Dr. Evil will really like this new development by team of scientists at the Menlo Park SLAC National Accelerator Laboratory. The team has created the world's first atomic x-ray laser. The project resulted in the shortest, purest x-ray laser pulses ever achieved. These x-ray laser pulses were created when the researchers aimed the SLAC Linac Coherent Light Source at a capsule filled with neon gas.
When laser light struck that capsule of gas, x-ray emissions were created. The experiment was led by physicist Nina Rohringer, who works for the Max Planck Society in Germany. Using the short x-ray pulses, the team could capture the fast changes in matter. The laser is important because the faster the pulses and the purer the light created by the laser, the more details the scientist can see in the matter being studied.
According to the researchers, the superfast pulses in the laser allow the first pulse to trigger a change in the sample being studied, and the second pulse can record on the atomic scale any changes that occurred in the matter. The team of researchers plans to tweak the laser even further by studying other gases such as oxygen, nitrogen, sulfur in an attempt to create even higher energy and shorter pulses for the x-ray laser.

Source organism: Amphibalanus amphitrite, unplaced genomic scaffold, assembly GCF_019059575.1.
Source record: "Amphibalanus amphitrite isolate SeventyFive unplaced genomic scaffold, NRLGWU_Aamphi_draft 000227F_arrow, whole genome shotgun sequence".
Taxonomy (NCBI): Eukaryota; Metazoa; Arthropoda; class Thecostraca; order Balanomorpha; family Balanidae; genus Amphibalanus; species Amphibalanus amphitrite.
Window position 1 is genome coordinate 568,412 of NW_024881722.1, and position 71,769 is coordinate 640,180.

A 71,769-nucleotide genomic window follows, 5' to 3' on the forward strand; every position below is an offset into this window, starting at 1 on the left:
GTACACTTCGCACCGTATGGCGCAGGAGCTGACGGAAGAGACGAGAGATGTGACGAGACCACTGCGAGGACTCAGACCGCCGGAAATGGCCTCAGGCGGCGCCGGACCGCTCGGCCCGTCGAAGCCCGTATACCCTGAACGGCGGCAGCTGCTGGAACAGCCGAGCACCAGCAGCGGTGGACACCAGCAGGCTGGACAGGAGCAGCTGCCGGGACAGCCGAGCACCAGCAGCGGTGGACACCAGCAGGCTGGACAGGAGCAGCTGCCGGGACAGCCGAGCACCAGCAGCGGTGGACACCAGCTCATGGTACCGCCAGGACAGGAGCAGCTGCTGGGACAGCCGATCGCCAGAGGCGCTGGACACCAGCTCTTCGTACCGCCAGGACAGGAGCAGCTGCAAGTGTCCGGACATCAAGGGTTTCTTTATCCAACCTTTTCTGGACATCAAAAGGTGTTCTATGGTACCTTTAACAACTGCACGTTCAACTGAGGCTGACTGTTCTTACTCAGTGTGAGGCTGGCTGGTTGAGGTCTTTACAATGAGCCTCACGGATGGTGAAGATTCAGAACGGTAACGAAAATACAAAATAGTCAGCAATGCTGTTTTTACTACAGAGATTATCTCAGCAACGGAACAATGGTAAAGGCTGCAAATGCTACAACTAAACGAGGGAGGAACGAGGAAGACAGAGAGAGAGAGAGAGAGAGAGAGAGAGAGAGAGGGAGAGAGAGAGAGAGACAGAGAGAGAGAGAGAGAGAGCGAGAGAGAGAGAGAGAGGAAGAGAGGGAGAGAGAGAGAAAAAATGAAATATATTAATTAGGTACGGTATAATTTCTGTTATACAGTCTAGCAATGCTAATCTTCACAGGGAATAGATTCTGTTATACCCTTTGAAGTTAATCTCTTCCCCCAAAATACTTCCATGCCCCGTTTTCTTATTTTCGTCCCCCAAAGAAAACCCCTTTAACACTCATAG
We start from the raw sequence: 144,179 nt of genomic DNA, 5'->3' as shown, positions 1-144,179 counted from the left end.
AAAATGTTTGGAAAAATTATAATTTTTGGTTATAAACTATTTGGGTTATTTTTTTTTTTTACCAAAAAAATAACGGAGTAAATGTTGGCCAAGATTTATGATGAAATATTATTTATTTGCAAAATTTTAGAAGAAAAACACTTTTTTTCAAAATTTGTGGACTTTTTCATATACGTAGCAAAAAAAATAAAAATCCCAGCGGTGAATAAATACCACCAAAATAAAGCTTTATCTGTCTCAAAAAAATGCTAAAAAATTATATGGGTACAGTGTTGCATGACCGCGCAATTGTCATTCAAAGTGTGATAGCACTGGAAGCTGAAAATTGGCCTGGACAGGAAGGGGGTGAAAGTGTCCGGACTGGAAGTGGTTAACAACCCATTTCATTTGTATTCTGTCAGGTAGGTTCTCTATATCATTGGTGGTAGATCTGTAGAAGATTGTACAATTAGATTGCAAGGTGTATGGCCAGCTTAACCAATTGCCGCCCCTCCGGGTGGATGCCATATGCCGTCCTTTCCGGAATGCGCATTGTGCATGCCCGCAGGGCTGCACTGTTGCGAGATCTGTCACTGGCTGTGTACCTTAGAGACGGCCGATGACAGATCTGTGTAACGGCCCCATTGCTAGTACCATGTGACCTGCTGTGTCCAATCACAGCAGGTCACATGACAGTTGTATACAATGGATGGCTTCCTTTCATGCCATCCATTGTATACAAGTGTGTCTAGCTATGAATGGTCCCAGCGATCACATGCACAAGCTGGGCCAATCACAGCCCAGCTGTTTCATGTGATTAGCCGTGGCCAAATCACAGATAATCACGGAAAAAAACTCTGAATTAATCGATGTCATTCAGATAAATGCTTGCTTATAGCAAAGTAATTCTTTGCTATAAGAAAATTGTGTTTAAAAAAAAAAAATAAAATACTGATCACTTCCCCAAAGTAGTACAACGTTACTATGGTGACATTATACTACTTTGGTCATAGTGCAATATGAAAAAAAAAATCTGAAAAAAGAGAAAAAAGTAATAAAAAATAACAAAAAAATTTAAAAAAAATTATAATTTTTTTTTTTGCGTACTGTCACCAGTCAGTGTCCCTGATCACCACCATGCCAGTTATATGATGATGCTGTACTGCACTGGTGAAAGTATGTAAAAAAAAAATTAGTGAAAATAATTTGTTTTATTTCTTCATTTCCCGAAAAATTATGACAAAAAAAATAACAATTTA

"X-rays give us a penetrating view into the world of atoms and molecules," said physicist Nina Rohringer of Germany's Max Planck Society in a news release last week.
"We envision researchers using this new type of laser for all sorts of interesting things, such as teasing out the details of chemical reactions or watching biological molecules at work," she said.